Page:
Many market observers anticipate that ECAs – especially Sace’s counterparts in Asia – will continue to play a vital role in providing financing capacity for major GCC projects. The Dubai Electricity & Water Authority (Dewa), to take one example, has been courting support from Japanese and Korean ECAs to ask for their support in backing the 1,500 MW Hassyan independent power project.
“The continued volatility in the market is making long-term committed funding at a competitive price much more attractive. We have never been busier in terms of the appetite within the GCC for ECA finance,” says Piers Constable, Deutsche Bank’s Dubai-based head of coverage, Middle East and Africa, structured trade and export finance.
“There has been a new stream of requests over recent months, with a number of high-profile borrowers accessing the ECA market for the first time, or the first time in significant amounts, across a number of countries, mainly in the UAE and Saudi Arabia.”
Constable emphasises that massive tranches of direct lending are available to the region from the Japan Bank for International Cooperation (JBIC) and the Export-Import Bank of Korea (Kexim).
“JBIC and Kexim can offer the sort of lending that is required for the huge infrastructure deals here, anywhere in the range from US$1bn to US$3bn,” he highlights. Another banker underscores that “an anticipated US$10bn of the funds required for the UAE’s nuclear power programme is likely to come from ECAs, mainly from South Korea”.
Regional bank strength
With some international banks now less certain participants than before in GCC projects, one evolving paradigm will be a shift away from US dollar long-term lending into local currency lending provided by GCC-based banks, says Saad Ur-Rehman, Banque Saudi Fransi’s group general manager, head of structured finance division.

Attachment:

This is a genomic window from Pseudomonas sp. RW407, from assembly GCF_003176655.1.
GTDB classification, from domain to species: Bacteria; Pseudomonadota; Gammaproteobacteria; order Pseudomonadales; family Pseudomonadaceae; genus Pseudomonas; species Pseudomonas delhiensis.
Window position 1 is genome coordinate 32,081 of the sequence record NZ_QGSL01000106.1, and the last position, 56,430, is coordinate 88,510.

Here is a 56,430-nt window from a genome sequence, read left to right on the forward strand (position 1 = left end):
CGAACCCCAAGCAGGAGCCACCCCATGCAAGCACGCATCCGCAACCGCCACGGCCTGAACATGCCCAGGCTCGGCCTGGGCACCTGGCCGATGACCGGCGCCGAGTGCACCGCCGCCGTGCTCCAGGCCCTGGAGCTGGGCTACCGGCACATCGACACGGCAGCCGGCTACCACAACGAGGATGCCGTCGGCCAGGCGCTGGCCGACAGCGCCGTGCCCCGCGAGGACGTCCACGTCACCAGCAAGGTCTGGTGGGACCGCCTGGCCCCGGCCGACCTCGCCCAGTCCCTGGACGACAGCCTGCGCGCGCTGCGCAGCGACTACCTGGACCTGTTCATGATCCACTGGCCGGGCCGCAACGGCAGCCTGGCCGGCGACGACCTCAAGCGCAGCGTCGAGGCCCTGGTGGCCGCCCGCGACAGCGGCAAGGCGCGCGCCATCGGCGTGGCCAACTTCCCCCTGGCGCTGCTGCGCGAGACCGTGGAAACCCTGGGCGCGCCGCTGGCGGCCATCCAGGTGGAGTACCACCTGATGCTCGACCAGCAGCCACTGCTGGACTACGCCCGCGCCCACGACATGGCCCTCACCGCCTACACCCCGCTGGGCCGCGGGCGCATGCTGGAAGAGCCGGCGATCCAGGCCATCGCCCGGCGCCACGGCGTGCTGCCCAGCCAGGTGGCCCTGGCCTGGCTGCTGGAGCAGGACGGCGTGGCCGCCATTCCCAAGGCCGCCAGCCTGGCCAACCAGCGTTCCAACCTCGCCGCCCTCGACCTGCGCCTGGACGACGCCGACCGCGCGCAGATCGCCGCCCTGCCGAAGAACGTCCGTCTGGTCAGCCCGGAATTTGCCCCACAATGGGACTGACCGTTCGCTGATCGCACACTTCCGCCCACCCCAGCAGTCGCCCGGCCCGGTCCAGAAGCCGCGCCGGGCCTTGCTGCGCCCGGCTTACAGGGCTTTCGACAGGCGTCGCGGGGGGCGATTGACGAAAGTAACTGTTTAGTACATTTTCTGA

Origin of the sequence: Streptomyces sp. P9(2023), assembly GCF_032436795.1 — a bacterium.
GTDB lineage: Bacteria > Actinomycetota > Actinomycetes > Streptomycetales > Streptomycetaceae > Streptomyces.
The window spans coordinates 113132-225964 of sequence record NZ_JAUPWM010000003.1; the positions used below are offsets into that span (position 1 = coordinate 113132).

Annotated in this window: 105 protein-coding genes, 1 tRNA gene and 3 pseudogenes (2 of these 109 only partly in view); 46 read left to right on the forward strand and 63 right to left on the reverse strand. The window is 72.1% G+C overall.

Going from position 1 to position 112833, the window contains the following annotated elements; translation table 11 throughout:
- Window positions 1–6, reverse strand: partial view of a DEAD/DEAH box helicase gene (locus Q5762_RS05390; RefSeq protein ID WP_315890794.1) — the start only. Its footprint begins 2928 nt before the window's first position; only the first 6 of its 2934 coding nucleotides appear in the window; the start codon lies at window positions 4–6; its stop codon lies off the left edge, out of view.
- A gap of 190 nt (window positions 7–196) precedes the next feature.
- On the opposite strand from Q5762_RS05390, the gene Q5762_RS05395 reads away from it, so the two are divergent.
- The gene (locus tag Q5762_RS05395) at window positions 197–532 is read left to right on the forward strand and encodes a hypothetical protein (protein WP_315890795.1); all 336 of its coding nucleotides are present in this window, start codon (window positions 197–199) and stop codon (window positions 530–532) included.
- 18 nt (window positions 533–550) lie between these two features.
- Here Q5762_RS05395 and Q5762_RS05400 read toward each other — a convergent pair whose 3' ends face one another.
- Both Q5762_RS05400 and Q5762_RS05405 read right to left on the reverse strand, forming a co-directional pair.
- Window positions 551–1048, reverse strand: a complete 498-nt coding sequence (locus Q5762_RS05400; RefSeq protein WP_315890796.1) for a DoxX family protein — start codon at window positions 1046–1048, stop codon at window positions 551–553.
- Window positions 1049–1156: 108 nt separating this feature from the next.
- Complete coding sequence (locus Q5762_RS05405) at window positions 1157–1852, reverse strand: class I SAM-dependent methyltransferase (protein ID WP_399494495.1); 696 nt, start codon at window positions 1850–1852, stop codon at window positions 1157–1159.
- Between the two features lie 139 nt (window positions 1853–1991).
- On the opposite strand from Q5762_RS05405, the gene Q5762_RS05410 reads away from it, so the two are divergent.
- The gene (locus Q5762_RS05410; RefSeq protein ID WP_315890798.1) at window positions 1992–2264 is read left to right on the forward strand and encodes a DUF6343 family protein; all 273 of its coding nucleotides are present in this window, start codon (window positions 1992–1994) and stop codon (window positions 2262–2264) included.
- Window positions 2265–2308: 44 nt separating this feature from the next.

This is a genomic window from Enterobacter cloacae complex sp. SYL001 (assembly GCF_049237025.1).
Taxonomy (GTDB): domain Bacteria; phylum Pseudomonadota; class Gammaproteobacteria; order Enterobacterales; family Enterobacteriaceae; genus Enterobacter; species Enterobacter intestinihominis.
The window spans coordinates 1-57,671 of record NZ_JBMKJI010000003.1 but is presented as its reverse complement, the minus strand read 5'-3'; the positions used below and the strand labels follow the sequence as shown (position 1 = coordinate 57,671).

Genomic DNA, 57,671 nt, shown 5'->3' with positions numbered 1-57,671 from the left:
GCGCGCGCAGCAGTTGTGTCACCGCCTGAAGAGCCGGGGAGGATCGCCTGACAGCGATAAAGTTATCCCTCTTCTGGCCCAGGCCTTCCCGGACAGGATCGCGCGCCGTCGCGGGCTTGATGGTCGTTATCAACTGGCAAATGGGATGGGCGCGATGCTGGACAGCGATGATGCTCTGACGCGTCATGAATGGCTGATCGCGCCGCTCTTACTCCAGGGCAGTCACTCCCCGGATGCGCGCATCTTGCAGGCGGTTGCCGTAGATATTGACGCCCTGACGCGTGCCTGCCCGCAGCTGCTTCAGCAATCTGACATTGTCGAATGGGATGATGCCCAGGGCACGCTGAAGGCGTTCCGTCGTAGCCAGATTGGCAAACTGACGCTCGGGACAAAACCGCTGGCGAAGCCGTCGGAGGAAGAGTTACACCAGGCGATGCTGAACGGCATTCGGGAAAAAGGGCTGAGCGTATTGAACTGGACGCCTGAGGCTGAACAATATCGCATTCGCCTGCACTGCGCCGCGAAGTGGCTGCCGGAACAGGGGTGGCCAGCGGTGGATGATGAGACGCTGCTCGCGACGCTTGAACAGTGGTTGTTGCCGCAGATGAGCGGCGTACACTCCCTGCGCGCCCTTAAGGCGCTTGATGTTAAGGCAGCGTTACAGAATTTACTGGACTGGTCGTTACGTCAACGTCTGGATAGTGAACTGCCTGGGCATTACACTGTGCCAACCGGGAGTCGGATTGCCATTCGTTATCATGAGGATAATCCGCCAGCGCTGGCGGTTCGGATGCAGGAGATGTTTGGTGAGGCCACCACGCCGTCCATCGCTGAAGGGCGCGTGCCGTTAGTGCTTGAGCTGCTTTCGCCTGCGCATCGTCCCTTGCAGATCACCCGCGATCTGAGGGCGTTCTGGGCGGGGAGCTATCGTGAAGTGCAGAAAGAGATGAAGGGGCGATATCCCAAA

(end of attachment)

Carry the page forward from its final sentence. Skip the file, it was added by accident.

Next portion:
“Due to the rising cost of US dollar funding and restricted availability, it has become a norm for borrowers to source local currency funds to finance their projects. The ‘mismatching’ risk for power and infra-structure projects are minimal and hedges for FX risk, primarily during construction, are freely available. For oil, gas and petrochemical sector financing, the borrowers have become comfortable with the long-term exchange rate stability offered by the GCC currencies. Banks in Saudi and the UAE and other regional FIs are supporting projects in this way, and we believe that this trend will become more prominent in 2012, especially with copious liquidity in local currencies,” he says.
As an example, he cites a five-year SR10bn (US$2.67bn) loan for Mobily, the second largest GSM provider in Saudi, that closed in December. Most of the funds raised will go towards refinancing existing transactions.
“The Mobily deal received very strong interest from banks, and was oversubscribed three to four times,” says Ur-Rehman, adding that a series of smaller deals in Saudi riyal have also successfully been closed.
“No project or deal has stopped or been delayed in Saudi due to a lack of financing,” he highlights. “Commercial banks and Saudi funding institutions, which provide soft loans, have demonstrated very strong appetite and backing for private projects, and have been able to cover large projects very successfully.”
Further evidence of this trend, observes Ur-Rehman, came with the December 9 financial close for a US$2.071bn debt financing backing the 3,927MW, US$2.79bn Qurayyah independent power project on the east coast of Saudi Arabia. The developer, Acwa Power, has indicated that some 60% of the funding came from local banks and 30% from ECAs.
While regional banks in general have experienced improvements in their liquidity and loans to deposit ratios, it is as always, their top-tier customers that stand to benefit most. “Local bank liquidity is still strong, but there is a differentiation between the key names that always get support and the potential borrowers on the lower credit rungs,” says another banker.
Bond markets generally remain less accessible than local bank and ECAs funding, as shown by the mid-November S&P observation that just one of all the GCC-based corporates that it rates – the Abu Dhabi government-backed International Petroleum Investment Company (IPIC) – has tapped the capital markets over the past six months.